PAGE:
Image credit: NATO
by Jan Top Christensen
Table of Contents
- When Fiction Inspires Reality
- Denmark Must Bear Its Share in NATO, Going Beyond the Two-Per-Cent Target
- The Arctic Calls for Further NATO Co-operation
- The EU Needs More Decision-making Power: Denmark is Getting Ready
- Globalization Is Up for Change: Is Free Trade Under Deconstruction?
- Acknowledging the Need for a Stronger Foreign Service
- Will Denmark Succeed Where Canada Failed?
- About the Author
- Canadian Global Affairs Institute
Denmark just got a new strategy for its foreign and security policy, although the most recent one dates back only to January 2022. The reason for already replacing the previous one can be explained in one word: Ukraine. Russia’s invasion in February 2022 has changed the whole security situation in Europe and creates “deep-rooted distrust, and long-term confrontation and unpredictability,” according to the new strategy. The war is seen as a war about values. Either Ukraine becomes a part of the democratic European family or it is re-integrated into the despotic-czar Russia 2.0.
Foreign Minister Lars Løkke Rasmussen writes in the foreword, “the ink had barely dried before a new geopolitical reality came crashing down … we must deal with the world as it actually is: uncertain, unpredictable and complicated. Brutal at times …”
He describes Russia’s blatant disregard of international law, China’s clear signs of wanting more “elbow room” and building up its military capacities and the U.S. turning more attention to Asia, regardless of who is sitting in the White House.
“We must not be naïve,” Rasmussen writes. “Countries act according to their own interests, not according to what would be good for Denmark … Everything is not equally good. Values still play a role. A balance has to be found between pragmatic realism and democratic idealism. Thus, pragmatic idealism is not a confrontation with our values either … on the contrary,” he adds.
The question is whether “pragmatic idealism” works as a clear moral compass. On the continued presence of some major Danish companies in Russia following the invasion, international commentator at the Danish daily, Politiken, Michael Jarlner, finds that it has “hardly become easier for Danish companies”. And he stresses his criticism by pointing to the foreign minister’s recent decision “to remove the ban on weapon export to one of the world’s most brutal regimes, Saudi Arabia”.
The strategy will serve as the framework for more detailed new strategies and political agreements, including a new, focused approach to global trade and supply lines, a revised strategy for technological development, new plans for further engagement with Africa, broad political agreements on long-term boosted defence policy and a more “wholehearted Danish commitment to the EU.”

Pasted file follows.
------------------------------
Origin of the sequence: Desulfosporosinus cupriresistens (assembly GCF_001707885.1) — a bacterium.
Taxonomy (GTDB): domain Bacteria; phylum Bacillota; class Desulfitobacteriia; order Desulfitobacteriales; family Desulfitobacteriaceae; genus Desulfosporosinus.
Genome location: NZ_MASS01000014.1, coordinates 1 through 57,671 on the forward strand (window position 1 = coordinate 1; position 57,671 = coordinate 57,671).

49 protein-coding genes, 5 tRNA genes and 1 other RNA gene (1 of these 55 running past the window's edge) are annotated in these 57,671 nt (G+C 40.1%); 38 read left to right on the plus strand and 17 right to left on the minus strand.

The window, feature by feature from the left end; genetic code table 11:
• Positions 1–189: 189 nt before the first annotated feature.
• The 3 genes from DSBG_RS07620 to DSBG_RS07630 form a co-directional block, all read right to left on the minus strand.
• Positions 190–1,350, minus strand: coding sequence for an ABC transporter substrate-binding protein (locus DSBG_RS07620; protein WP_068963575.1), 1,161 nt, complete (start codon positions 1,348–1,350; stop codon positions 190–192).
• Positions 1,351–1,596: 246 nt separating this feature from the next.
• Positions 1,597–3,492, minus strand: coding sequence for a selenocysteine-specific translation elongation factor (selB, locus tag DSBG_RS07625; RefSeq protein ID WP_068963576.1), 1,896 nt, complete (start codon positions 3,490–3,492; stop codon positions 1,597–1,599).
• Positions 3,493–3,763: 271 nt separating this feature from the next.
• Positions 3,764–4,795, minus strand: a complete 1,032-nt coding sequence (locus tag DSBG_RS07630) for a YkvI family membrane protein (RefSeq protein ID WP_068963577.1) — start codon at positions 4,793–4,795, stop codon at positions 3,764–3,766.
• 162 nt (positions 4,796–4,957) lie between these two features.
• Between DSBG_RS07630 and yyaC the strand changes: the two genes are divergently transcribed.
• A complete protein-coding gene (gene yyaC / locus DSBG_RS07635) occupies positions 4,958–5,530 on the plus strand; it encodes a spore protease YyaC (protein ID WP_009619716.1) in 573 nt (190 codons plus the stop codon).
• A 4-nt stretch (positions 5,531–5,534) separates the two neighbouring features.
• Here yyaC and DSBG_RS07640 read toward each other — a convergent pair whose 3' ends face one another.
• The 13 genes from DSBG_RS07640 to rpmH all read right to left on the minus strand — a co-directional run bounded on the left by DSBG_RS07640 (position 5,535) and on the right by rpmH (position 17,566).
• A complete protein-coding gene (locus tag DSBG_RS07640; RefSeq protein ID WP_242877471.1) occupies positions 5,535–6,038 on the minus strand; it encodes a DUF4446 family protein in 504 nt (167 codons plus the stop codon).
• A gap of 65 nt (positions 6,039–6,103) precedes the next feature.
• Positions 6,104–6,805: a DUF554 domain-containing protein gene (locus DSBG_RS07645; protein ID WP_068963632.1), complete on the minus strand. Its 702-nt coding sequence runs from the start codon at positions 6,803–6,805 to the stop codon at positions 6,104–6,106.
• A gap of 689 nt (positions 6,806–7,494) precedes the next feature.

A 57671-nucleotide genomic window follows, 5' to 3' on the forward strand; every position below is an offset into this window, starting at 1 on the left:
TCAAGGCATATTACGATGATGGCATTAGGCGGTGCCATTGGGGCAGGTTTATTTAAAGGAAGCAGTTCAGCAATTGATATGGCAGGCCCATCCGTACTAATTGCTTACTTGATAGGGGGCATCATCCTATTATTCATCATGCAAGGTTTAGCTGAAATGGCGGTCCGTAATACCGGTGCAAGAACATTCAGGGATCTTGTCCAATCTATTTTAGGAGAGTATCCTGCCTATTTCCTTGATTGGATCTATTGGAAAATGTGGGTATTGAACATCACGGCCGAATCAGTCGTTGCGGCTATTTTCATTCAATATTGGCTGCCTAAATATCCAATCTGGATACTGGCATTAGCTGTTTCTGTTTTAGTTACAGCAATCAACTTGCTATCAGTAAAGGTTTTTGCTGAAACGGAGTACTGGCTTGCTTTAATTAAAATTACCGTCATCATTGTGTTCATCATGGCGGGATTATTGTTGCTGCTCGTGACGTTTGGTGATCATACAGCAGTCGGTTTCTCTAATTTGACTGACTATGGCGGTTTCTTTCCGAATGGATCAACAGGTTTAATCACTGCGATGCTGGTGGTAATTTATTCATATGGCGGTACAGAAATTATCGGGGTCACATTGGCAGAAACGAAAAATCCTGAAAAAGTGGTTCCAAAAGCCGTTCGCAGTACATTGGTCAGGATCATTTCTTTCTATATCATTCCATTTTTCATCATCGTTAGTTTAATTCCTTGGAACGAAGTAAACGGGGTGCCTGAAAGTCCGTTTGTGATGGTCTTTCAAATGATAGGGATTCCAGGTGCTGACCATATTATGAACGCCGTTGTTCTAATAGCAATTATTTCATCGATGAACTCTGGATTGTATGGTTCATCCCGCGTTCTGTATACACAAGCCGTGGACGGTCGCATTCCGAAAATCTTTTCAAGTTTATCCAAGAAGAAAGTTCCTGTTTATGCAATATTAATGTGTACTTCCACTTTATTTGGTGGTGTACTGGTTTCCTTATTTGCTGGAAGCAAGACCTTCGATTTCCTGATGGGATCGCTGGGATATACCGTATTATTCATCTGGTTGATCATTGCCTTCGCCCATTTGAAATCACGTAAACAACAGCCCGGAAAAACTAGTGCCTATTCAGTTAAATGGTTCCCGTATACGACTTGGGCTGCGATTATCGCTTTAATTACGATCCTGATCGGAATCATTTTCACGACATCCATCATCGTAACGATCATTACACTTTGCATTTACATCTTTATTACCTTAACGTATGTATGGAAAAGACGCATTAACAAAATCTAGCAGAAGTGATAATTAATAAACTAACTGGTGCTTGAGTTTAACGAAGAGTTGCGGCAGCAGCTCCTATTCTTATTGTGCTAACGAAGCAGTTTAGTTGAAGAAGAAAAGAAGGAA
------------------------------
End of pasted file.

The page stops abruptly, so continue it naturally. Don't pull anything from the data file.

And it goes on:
Rasmussen is foreign minister in the new Danish coalition government, formed in December 2022. It’s a majority government made up of the Social Democrats holding the prime ministerial position, the Liberal Party and Rasmussen’s new party, the Moderates. Rasmussen was for many years chairman of the Liberal Party and twice prime minister but was dethroned as chairman by his own members when he recommended co-operation with the Social Democrats. As in the popular Danish TV political drama series, “Borgen,” he decided to create a new centre party, and named it the Moderates. In the 2022 election, it became the third largest party in the parliament, almost halving his old party, the Liberals.
The full new strategy for Denmark’s foreign and security policy may be accessed here: https://um.dk/en/foreign-policy/foreign-and-security-policy-2023
The strategy document stresses the commitment a broad majority of parties in parliament made in March 2022. According to the new strategy, not only will Denmark reach the two per cent of GDP for defence in 2030, three years earlier than planned, but it may go beyond this target. Russia’s aggressive behaviour will be met with substantial new defence investments. “In the future, Europe and Denmark must assume greater responsibility in NATO,” the new strategy states.
Following on the strategy, the coalition government recently presented its defence proposal for the coming years. For the next two years, some C$3.5 billion has been set aside as new military assistance to Ukraine. The government considers this amount as part of the Danish defence budget and thus claims it has already reached the two-per-cent threshold this year. Some Danish critics question the validity of this accounting principle and await NATO’s reaction.
Russia’s increased military presence in the Arctic, and now as a more unpredictable actor, calls for further co-operation in the region. China’s growing interest in the Arctic is also changing conditions. Denmark is increasing its military presence in the Arctic to strengthen the surveillance and enforcement of sovereignty.
While co-operation with Russia in the Arctic Council has been suspended because of the invasion of Ukraine, Denmark will continue to work for the Arctic to remain a low-tension region.
Finland is a new NATO member, and with Sweden hopefully soon to follow it is expected that both countries will largely take care of NATO’s security interests in the Baltic Sea. Denmark can thus set aside more resources for the Arctic region. The U.S. is keen to see more Danish air and maritime resources used for Arctic surveillance to counter the increased Russian military activity there and in the North Atlantic. The Danish government has clearly signalled its readiness to respond positively to the American request.